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Working Against the Clock: Brad Jewett’s Riding Exercises For When Your Time is Limited

There is a joke that has circulated on social media, which was taken from the movie Interstellar in which one character says, “One hour here is seven years on earth.” Many equestrians have used this quote to tease that one hour in the barn is the equivalent of seven years elsewhere.

It is true. Time seems to pass much quicker at the barn while bonding with your horse. However, whether it is to warm up at a show or sneak in a quick lesson at home, we don’t always have the luxury of unlimited time when practicing with our animals.

We spoke with Brad Jewett of Jewett Performance Horses to get his tips on which riding exercises to focus on when you are short on time.

Jewett reminds us that, instead of making these short lessons like a mini pleasure class (i.e., walk, jog/trot, lope/canter both ways), it is far more productive to work on moving your horse around off the rail. Indeed, focusing on your connection with your horse in these “power rides” will likely lead to greater long-term rewards and progress.

Focus On the Fundamentals

“Whenever you ride, it is important to focus on the fundamentals,” Jewett advises. “Riding is an art form that builds on itself – if the fundamentals are weak, everything that follows will also be weak.”

Therefore, if you don’t have an hour to drill specific exercises or skills, the most important thing you can do for yourself and your horse is to go back to the foundation and emphasize the fundamentals – regardless of which discipline you are practicing.

What does Jewett refer to when he says, “fundamentals?” He is legitimately referring to square one: the stop and go at the walk. 

“I like to use the short little lessons to ensure I am in control and the horse is responsive. The best way to determine whether that is the case is by making sure you have control of their footfalls – that means, when I say, ‘Go,’ the horse moves off my leg and goes forward. When I say, ‘Whoa,’ the horse is responsive and stops moving their feet while remaining soft through the body and face.”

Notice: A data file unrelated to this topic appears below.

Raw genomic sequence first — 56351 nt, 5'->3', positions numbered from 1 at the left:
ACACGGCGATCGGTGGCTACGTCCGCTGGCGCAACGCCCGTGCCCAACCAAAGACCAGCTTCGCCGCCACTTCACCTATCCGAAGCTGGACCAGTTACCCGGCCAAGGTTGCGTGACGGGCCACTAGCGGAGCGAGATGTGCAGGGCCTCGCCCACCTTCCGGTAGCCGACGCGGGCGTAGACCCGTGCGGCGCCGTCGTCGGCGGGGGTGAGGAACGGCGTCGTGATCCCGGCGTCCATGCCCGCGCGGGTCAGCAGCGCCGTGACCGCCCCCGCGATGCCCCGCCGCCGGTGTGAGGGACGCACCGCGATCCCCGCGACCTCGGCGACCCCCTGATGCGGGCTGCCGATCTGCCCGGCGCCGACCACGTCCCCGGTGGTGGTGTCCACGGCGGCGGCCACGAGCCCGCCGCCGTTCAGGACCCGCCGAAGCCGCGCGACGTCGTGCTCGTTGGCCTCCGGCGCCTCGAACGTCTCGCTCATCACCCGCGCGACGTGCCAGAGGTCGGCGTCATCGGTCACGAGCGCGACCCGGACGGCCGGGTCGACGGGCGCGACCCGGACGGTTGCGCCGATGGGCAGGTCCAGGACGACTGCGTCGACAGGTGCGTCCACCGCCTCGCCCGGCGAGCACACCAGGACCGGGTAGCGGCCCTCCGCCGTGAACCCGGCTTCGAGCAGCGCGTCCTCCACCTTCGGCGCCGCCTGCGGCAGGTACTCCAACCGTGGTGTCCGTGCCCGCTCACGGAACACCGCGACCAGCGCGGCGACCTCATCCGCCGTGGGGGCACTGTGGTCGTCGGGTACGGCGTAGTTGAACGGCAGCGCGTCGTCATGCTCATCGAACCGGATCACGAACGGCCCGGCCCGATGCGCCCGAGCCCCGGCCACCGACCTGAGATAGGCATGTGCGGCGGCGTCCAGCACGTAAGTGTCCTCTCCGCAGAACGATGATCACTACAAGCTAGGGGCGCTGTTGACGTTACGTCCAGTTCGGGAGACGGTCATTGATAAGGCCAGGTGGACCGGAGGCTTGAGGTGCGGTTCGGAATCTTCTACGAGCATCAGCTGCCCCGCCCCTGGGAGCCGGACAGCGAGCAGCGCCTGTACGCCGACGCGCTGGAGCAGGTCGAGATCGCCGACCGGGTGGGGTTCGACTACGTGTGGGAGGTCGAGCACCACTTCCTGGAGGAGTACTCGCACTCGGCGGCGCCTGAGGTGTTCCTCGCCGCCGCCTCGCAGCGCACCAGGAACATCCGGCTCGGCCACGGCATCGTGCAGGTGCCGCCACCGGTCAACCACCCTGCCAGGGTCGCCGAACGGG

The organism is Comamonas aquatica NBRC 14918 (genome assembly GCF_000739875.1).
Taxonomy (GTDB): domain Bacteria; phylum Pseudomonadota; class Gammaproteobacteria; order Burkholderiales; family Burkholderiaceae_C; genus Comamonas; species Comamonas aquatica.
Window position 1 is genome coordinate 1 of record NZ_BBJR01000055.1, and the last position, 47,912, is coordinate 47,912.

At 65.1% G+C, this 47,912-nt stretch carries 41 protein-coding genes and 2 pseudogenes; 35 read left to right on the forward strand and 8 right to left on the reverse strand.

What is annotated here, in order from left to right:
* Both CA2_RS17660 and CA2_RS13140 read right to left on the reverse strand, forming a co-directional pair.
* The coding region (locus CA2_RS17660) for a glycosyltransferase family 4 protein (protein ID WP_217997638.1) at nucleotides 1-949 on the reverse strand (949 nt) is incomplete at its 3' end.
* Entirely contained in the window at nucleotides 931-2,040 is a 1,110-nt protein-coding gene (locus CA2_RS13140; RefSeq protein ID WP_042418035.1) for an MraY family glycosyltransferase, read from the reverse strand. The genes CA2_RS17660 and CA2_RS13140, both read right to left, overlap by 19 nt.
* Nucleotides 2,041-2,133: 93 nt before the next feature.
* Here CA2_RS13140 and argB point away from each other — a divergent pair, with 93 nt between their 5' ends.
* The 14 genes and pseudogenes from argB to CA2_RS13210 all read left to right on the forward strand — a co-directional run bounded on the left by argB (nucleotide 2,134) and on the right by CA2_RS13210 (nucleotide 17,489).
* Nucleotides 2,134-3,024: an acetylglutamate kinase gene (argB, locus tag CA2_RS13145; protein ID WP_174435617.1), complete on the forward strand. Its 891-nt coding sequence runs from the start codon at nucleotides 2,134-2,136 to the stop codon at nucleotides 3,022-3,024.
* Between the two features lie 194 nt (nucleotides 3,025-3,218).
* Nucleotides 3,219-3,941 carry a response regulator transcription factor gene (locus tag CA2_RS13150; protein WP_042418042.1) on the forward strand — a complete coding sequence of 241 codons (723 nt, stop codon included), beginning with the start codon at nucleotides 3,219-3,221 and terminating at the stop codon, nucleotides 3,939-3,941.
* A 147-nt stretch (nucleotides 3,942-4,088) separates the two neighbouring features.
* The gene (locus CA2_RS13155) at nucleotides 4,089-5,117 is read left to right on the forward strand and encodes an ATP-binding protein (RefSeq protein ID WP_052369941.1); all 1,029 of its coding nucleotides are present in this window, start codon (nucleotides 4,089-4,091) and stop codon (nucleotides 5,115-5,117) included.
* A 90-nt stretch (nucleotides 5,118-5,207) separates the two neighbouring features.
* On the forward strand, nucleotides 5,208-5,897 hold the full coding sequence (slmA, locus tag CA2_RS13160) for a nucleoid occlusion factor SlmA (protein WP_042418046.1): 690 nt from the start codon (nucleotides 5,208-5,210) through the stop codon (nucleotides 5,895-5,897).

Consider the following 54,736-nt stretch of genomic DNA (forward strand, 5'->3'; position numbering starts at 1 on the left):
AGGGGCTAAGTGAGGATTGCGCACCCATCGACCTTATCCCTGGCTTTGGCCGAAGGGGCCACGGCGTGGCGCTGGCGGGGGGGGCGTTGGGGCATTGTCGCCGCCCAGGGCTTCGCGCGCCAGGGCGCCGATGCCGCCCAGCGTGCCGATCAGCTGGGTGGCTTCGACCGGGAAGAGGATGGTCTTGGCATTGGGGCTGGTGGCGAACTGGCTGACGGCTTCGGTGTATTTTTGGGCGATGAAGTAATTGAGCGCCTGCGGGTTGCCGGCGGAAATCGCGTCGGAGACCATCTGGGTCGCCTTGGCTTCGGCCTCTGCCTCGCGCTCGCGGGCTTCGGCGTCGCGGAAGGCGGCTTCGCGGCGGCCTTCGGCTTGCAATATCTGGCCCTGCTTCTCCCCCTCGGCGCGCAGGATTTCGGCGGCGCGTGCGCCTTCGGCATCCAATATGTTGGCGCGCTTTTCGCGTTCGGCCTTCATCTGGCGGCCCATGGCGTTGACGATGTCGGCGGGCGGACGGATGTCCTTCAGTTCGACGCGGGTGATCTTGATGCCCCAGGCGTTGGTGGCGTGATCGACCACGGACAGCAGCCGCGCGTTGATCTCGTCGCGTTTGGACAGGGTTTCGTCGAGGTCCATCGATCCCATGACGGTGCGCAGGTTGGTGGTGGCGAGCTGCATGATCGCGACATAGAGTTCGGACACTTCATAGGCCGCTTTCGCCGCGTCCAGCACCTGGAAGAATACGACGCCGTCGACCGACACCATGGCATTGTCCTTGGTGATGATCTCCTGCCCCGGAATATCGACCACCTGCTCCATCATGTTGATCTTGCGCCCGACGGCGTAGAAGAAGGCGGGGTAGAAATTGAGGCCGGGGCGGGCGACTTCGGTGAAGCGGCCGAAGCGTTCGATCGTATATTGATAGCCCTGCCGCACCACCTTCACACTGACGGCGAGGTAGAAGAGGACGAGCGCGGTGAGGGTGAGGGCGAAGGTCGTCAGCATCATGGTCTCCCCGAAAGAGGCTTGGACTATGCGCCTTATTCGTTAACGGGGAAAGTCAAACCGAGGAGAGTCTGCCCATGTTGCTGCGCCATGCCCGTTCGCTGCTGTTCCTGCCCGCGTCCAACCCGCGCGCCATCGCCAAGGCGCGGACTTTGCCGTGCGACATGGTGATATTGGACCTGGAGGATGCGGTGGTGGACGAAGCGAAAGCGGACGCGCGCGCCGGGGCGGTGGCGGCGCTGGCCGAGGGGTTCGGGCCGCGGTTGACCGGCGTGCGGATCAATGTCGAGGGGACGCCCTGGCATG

Utilize the Training Trot

Once the horse has shown Jewett that he has control of its footfalls, he will move into a nice “training trot.”

Jewett defines this as “faster than a jog, but not as much speed as an extended trot.” He likes the horse to have enough speed so that you can manipulate the cadence by asking them to either speed up or slow down, but not so much speed that it becomes hard for an amateur to change the tempo of that gait.

In addition to being the right medium speed to allow for tempo alterations, the training trot is also great for helping your horse build endurance and muscle definition.

Work on Body Control

While the horse is moving in a nice, controlled training trot, Jewett will have them move laterally to either direction – working off the leg. He will also work on bends and counter-bends to keep the horse loose. 

Jewett wants the horse to respond when he asks them to move their body parts, like their hip and ribcage, all while keeping their back elevated and their face/neck soft. “I work on breaking down each part of the horse to emphasize body control and ensure their focus is on the rider.”

Emphasize Connection

“You want to ensure the connection is there – the horse is responsive to your cues, and you have a good feel of the horse beneath you.”

Jewett says to ask yourself the following: “Do you have power steering? Do your brakes work? Can you break down and manipulate the various body parts to feel confident in your ability to control them?”

Once you can answer these questions affirmatively, you are ready to move on to more discipline-specific practice. However, if you don’t have time to do that, you can feel good that you emphasized the fundamentals and built on your connection so that when you have time for more in-depth practice, you are your horse ready for it.

About the Author:  Megan Rechberg has been riding horses on and off since sixth grade. She works as a full-time mom to son Jackson and daughter Sterling, part-time litigation attorney, and social media manager for up-and-coming APHA stallions. She will be showing her yearling APHA SmoreThanA PrettyFace under the guidance of Double A Performance Horses in 2023.